Each passing Advent helps me to consider the conditions and anxieties of the first Christmas, which is why praying the Joyful Mysteries with heartfelt contemplation comes as a timely advantage. There is no mistake or coincidence that the liturgical calendar begins with Advent, and the holy Rosary begins with the Joyful Mysteries. This set of five decades makes an exquisite highlight of the preparation, expectation and hope of the Advent liturgical season.
The depiction of the Annunciation from Leonardo Da Vinci displays a calm expression from the face of Mary, however, the scene and her body language are anything but. The sudden presence of the angel surely surprised her and caused a whirlwind, forcing her to quickly hold down the pages of Scripture she was quietly going about in meditation. Even the assuring words of the angel Gabriel must be spoken: “Do not be afraid.”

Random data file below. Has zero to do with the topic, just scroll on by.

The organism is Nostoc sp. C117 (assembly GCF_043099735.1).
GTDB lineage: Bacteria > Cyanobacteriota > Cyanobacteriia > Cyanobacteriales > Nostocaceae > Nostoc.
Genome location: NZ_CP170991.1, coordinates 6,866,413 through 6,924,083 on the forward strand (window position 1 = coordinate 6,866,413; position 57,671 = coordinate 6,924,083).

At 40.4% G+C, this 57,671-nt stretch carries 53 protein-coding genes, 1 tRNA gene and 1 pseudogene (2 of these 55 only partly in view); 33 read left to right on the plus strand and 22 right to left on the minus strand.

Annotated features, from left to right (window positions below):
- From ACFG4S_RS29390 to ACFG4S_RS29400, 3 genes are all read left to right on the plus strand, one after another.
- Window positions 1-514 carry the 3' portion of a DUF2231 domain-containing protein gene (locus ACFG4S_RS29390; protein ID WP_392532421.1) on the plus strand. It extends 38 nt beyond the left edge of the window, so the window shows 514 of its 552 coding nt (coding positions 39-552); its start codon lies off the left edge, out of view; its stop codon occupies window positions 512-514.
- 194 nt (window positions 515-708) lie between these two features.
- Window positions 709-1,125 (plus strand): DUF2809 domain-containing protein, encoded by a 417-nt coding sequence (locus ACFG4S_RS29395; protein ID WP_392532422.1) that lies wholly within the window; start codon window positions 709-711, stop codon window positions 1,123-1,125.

She questions even the possibility of such an annunciation but as soon as the salvific plan is explained, she has no more concern, no more examination: “Behold, I am the handmaid of the Lord; be it done unto me according to your word.”
What the Annunciation shows us is that authentic faith is open to the unexpected. A heart not quite ready, unplanned and unprepared for Christmas, seems to be in lockstep with the Gospel.
How Mary must have been bursting with happy anxiety to tell her friend of the recent events. And how Elizabeth must have been equally filled with delight at the prospect of raising these promised ones, whose lives were to be sewn together and confirmed with a leap for joy in the belly of the dear wife of Zachariah.